Chief Moore touted the IIJA’s investment in the Forest Service firefighting workforce “by creating a new occupational series for wildland firefighters, sorely needed in this era of growing fire severity and extreme fire behavior …. The new legislation will increase the base firefighter salary and let us convert no fewer than 1,000 seasonal firefighters into permanent fire managers with greater responsibility for fuels and forest health treatments on federal lands.”

“Inside the Forest Service,” published by the Forest Service Office of Communication, reports that a multiagency work group “is meeting regularly” and convening “focus group sessions” to develop the parameters of the Wildland Firefighter occupational series. The same article indicates the Department of Agriculture “issued guidance to ensure no firefighter is paid less than $15 an hour” and notes that the new law requires an increase in base wildland firefighter salary by the “lesser of $20,000 per year or 50% of salary.”

A slurry bomber drops ammonium phosphate fire retardant in Utah. With billions in increased funding for firefighting and a shortage of wildland firefighters, the Forest Service is almost certain to increase its use of environmentally damaging fire retardant.

Politico reported that the Forest Service “has had chronic staffing shortages for over a decade” and faces an even bleaker outlook as it attempts to hire more firefighters in a competitive post-pandemic labor market. A Forest Service email obtained by Politico warns that applications for firefighting positions are down by more than 50% compared to 2021. Meanwhile, the San Francisco Chronicle reports that 60 wildfire engines sat  idle across California at the height of the 2021 fire season due to staffing shortages. Given the increase in Forest Service funding for fighting wildfires and the dearth of wildland firefighters, a logical outcome of the IIJA will be an increase in the use of aerial fire retardant, which has not proven effective and is ecologically destructive.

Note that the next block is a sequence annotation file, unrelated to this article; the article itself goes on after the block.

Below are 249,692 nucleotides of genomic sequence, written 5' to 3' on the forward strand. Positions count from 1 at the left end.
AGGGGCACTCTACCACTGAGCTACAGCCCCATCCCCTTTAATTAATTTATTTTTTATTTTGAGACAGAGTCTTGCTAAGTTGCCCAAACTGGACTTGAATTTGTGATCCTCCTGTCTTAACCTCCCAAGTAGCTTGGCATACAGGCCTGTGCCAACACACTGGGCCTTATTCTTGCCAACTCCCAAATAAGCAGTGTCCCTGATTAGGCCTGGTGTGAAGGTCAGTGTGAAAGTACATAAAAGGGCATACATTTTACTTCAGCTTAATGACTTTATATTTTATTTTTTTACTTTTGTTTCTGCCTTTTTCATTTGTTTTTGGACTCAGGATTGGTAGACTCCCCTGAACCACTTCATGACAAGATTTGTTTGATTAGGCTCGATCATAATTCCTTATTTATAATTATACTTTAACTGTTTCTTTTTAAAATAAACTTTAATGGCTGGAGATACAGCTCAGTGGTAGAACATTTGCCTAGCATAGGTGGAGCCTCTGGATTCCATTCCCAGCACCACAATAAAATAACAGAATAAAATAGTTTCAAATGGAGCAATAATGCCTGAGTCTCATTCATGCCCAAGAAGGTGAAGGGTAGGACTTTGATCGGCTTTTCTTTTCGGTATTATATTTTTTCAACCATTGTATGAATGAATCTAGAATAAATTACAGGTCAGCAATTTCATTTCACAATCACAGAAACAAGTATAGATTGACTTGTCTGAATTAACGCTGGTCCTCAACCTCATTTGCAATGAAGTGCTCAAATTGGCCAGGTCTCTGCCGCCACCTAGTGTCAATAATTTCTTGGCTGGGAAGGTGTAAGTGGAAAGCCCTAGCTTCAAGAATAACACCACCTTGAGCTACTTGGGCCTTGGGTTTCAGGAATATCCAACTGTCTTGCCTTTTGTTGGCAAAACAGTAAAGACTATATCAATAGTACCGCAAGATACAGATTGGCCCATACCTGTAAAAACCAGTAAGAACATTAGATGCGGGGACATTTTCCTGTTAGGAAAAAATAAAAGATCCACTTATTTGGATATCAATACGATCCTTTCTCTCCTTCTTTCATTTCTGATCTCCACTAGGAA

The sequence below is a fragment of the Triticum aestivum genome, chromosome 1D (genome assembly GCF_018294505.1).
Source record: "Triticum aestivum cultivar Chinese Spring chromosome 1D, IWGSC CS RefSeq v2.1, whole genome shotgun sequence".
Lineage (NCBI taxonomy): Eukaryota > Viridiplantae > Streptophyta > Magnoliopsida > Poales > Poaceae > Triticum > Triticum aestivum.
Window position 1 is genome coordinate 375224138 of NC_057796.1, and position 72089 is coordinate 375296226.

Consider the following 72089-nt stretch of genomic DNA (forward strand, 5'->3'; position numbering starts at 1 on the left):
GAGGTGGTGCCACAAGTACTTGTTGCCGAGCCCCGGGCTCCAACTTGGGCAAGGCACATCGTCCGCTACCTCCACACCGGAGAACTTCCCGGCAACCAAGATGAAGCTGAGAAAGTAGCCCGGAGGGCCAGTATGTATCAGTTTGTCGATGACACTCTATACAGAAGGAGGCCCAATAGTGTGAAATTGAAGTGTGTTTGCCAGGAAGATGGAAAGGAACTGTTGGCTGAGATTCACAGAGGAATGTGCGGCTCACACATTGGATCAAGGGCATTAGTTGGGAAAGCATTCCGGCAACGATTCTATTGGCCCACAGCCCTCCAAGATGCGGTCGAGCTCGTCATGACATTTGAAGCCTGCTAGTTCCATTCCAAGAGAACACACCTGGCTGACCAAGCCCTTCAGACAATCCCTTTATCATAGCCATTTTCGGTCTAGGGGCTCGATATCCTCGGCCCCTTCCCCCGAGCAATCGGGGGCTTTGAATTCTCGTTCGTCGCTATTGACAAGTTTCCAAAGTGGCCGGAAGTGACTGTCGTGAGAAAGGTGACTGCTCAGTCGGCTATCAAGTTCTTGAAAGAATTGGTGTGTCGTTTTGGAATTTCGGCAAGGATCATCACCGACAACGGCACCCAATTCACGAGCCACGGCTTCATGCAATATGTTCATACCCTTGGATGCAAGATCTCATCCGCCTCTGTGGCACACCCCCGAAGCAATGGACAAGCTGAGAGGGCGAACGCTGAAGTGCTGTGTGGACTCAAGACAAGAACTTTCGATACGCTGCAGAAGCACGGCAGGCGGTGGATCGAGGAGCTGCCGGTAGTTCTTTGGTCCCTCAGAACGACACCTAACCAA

If there is a bright spot in the IIJA authorizations, it would be the $2.57 billion allocated to post-fire recovery and burned-area rehabilitation. Post-fire ash and erosion pose significant threats to critical water resources. Effectively remediating these threats may benefit the affected communities. Missing from the IIJA is funding for wildfire mitigation strategies that enjoy consensus among experts: home hardening and defensible space. Home hardening includes practices like retrofitting with noncombustible roofing and siding, cleaning and screening gutters, and adding screens to vents to prevent cinders from entering and burning homes from the inside.

Forest ecologist Chad Hanson, Ph.D., believes, “The only effective solution is home hardening and defensible space, while keeping the carbon in our forests to mitigate the climate crisis.” He cites “numerous examples” of towns that implemented these protections “and saved 95 percent of homes, or more. … Vegetation management activities beyond 100 feet from homes provide no additional safety benefit” to people and property.

The report from Dunn and his colleagues echoes Hanson’s findings. They conclude, “Federal agencies like the USFS can provide capacity, analytics, and funding, but given that private lands are where most high-value assets are located and where most cross-boundary fires originate, communities and private landowners may be best positioned to reduce losses.” Dunn also believes the Forest Service has “opportunities to learn from what their state partners are doing.” Specifically, Dunn praises Oregon’s 2021 omnibus wildfire bill with its “science-driven approach” and “more comprehensive policies,” including a requirement for owners of homes at greatest risk to mitigate that risk “at the home ignition zone.”